|News-Letter Nr. 533|
A painful fact in the Brazilian elections was the fall of an airplane that was taking ten ballot boxes to indigenous communities in the High Negro River area, in the state of Amazonas. Its five occupants died and the ten electronic ballot boxes were lost. If we consider the votes received by the 20 indigenous candidates, a little over 13,000 altogether, we see that they represent only a small percentage of the country's indigenous voters, who total about 200,000. This could lead us to the conclusion that the "ethnic vote" continues to be more a debate and an aspiration than a reality.
If we try to identify the reason of the poor performance of indigenous candidates, we see that it was caused by various factors. Among them, special mention should be made of the party policy historically adopted in indigenous villages, the high cost of the campaigns, disbelief in the party policy, and the lack of a true understanding of the space for the exercise of power in the non-indigenous society.
Despite this scenario, one can notice a greater interest and a higher awareness on the part of the indigenous movement of the importance of its participation in the country's political life. In 1998, we only had 14 indigenous candidates. In these elections, that number grew to 20. This number, although not very high in itself, reveals the trend to face the challenge of the ballot boxes as a means to further the indigenous cause and ensure the rights of indigenous people. The present electoral moment and the results of the elections should show to all the citizens of this country, particularly to its rulers, that the relations between indigenous peoples, the State and the national society should be urgently reviewed, so as to ensure their participation in the national life under rules and through channels of their own. That is, as in other countries, they should be able to have a differentiated participation in legislative circles.
If, on the one hand, no indigenous person was elected, the indigenous candidates of left-wing parties won most of the votes (72%) and most indigenous people voted for candidates who want to see a change in the policies now in force.
In the state of Acre, with the reelection of senator Marina Silva, her alternate Ant"nio Ferreira da Silva, a member of the ApurinÆ people, will continue to play a role in the political scenario. The chart below shows the indigenous candidates and the votes they got (source: Cimi and High Electoral Court).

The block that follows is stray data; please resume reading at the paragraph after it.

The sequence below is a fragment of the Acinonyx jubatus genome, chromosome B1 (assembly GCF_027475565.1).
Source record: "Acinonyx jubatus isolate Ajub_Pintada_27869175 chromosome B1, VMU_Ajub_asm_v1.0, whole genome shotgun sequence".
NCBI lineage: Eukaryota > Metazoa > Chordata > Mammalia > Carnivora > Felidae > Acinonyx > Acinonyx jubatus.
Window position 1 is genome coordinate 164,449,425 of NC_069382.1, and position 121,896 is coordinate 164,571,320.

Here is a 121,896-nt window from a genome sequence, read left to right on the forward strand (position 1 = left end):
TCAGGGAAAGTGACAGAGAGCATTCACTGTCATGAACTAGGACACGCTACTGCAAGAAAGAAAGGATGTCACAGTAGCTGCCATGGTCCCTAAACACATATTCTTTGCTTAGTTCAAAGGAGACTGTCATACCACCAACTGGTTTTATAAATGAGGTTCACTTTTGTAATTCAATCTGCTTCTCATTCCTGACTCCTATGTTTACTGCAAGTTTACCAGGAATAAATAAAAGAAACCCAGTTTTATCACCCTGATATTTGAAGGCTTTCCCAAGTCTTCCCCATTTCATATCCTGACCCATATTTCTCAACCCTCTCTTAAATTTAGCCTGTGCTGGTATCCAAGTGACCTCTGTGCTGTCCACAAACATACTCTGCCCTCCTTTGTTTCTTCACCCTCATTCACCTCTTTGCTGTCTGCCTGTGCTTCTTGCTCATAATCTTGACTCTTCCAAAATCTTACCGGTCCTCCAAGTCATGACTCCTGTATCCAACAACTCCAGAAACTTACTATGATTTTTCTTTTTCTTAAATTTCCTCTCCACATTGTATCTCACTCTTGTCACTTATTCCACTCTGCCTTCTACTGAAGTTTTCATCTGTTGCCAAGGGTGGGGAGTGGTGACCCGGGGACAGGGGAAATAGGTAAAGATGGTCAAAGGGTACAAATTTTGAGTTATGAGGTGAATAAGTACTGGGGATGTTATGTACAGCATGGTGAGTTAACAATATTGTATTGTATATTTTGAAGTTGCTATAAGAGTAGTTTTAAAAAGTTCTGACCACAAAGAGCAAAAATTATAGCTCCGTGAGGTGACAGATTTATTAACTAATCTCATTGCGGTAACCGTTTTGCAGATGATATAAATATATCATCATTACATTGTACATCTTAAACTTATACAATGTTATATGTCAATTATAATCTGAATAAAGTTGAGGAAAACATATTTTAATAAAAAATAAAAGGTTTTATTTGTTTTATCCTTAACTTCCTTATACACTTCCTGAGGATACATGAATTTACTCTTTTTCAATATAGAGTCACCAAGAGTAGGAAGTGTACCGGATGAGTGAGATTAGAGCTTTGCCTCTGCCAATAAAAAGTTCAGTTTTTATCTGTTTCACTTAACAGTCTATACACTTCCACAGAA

Indigenous candidates for the position of Federal Representative
Evilasio Pereira da Silva
Jos Adalberto Silva
PC do B
* Unit of the Federation
Indigenous candidates for the position of State Representative
Jos Osair Sales (SiÆ)
Francisco de Oliveira Lima
Jos Al¡rio Gomes Öndio
Marta da Silva Vito
Mariano Justino Marcos Terena
Larcio Marques Pereira
L£cio Paiva Flores
Almir Narayamoga Suru¡
Jos Frana Miguel
Gilberto Pedrosa Lima
Rodrigo Batista Pinto
Jonas de Souza Marcolino
SebastiÆo Bento da Silva
* Unit of the Federation
Last Tuesday, Decree 4,412 issued by President Fernando Henrique Cardoso, which "provides for the activities of the Armed Forces and of the Federal Police in indigenous lands and for other matters," was published in the Official Gazette.
The Fernando Henrique Cardoso administration continues to refuse to abide by the Federal Constitution in what regards the nullity of acts aimed at the occupation, domain, and possession of indigenous lands. Although they constitute assets of the Union, these lands are to remain under the permanent possession of the indigenous people who live in them.
Article 3 of the above-mentioned decree provides that the Armed Forces and the Federal Police may deal with "conflicts involving indigenous people or groups". The Armed Forces and the Federal Police are not the competent bodies to deal with inter-ethnic conflicts. Funai is the agency in charge of dealing with such issues, and only in extreme cases the president of the agency can consider its involvement without the need of any decree for this purpose.
Cimi will file a representation with the Attorney General and the Federal Council of the Brazilian BAR Association so that they may challenge the constitutional grounds of these rules before the Supreme Court.
It is sad to see that before stepping down from power the present federal administration domineeringly proposes unconstitutional decrees instead of ensuring compliance with the Constitution and of seeking a dialogue with indigenous peoples, exposing them to new forms of interference that threaten their physical and cultural survival.
Brasília, 10 October 2002.
Indianist Missionary Council - Cimi
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